SAT Subject Tests (aka SAT IIs) are required by some schools, and recommended by others (for recommended, read ‘required if you want a good chance’). The first thing you need to study for SAT subject tests is the right knowledge. Notice that they are knowledge tests! They’re not testing any kind of skill – like the SAT and ACT do – they’re testing what you know about a given subject.
Each test is 1 hour long, with the exception of languages with listening, and you can write them any day the SAT is offered, with some exceptions (although you can’t do the SAT I and your subject tests on the same day). You can do up to 3 tests on the same day, and you can usually choose the order in which you write them. You can also choose which ones to write on the day of the test. Not that you should just flip a coin on test day to decide, but if you do change your mind as you study for SAT subject tests, you don’t have to change your registration. The exception to this is languages with listening, because they need to have the right audio equipment set up in advance. The College Board’s FAQ is quite helpful if you have questions about how the testing works.
What resources should I use to study for SAT subject tests?
First of all, make the right decision about which tests to take.
Depending on what courses you’ve taken, what country you studied in and what year of school you’re in, you might find that you know almost all the content for the subject tests, or almost none. First, as I said above, make sure you’re taking the right tests so that you minimize the amount of study you have to do. Get a contents list for the test, and work out how much you need to know. If it’s only a few topics, I would recommend looking those topics up online, and then doing a couple of practice tests. You can buy an official College Board book for each subject, which will have two official practice tests, one of which is the same as in the Complete Guide to SAT Subject Tests. Two practice tests may be enough for most students for content based tests (science and history). Four or more is ideal for Math.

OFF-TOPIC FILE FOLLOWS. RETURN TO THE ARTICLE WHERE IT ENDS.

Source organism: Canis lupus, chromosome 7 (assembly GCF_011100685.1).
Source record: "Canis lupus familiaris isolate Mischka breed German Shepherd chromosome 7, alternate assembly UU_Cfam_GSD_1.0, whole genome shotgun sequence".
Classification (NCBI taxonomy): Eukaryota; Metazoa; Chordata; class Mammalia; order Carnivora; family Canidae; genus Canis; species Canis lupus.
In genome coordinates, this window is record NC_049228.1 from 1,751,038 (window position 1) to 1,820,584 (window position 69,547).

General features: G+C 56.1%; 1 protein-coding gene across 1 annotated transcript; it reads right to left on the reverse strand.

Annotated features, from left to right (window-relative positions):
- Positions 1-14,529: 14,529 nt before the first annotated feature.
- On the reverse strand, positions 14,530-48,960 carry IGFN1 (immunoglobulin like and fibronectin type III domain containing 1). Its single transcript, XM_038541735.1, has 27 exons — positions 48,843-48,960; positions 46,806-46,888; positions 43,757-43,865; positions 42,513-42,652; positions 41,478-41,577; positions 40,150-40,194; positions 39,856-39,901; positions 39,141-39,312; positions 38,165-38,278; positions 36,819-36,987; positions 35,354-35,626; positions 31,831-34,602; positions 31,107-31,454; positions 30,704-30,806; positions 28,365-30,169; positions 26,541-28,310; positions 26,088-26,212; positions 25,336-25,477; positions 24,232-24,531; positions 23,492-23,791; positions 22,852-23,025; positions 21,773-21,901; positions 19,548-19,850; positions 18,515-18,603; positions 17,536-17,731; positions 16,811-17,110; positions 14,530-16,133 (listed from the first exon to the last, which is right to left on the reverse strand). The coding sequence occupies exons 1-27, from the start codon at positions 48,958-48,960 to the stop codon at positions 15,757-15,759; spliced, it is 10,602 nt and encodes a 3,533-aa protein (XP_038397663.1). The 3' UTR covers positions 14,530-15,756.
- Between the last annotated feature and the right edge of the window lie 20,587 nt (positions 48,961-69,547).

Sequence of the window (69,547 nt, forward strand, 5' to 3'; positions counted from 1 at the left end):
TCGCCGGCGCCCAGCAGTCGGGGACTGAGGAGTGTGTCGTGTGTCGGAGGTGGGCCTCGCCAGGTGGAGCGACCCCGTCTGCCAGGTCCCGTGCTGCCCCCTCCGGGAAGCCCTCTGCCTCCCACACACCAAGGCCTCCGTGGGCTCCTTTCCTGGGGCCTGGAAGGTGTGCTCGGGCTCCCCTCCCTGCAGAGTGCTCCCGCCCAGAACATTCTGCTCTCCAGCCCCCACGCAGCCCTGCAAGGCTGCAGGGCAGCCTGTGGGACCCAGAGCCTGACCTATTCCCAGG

If you need to brush up on most of the topics on the test, I would recommend buying a book. Personally I quite like the Barron’s series for subject tests, especially science. They’re concise, but still give you enough information, and often have little practice passages so you can figure out what you’ve learned.
How to organize a schedule to study for SAT subject tests
First off, here are the test dates!
For most people, the best time to take subject tests is the summer of their grade 11/junior year. This way, you’re sitting exams in the subjects at the same time anyway, minimizing the amount of study time you need overall. I wouldn’t recommend doing them in the fall of your grade 12 year: you’ll need to be motivated enough to give up summer vacation time to study the material from scratch again. Very few students can do this!
The typical student needs about 2 months to study for the SAT subject tests, but this will vary wildly depending on what you already know. Make sure you are researching the tests by the middle of your junior (grade 11) year at the latest! This will give you enough time to study a lot of if you need to, or put your mind at ease if you realize that you know most of the topics already.
Draw up a study schedule with what you need to learn and the time that you have. A good rule of thumb to prepare for subject tests is to do one practice test for every 4–5 hours of content study to check that you’re studying the right stuff in the right way.
What’s a good score?
Generally, you take subject test to show that you are good at that specific subject. It’s not usually recommended to submit a score that’s below average for that test. You can see the score breakdown by percentile here.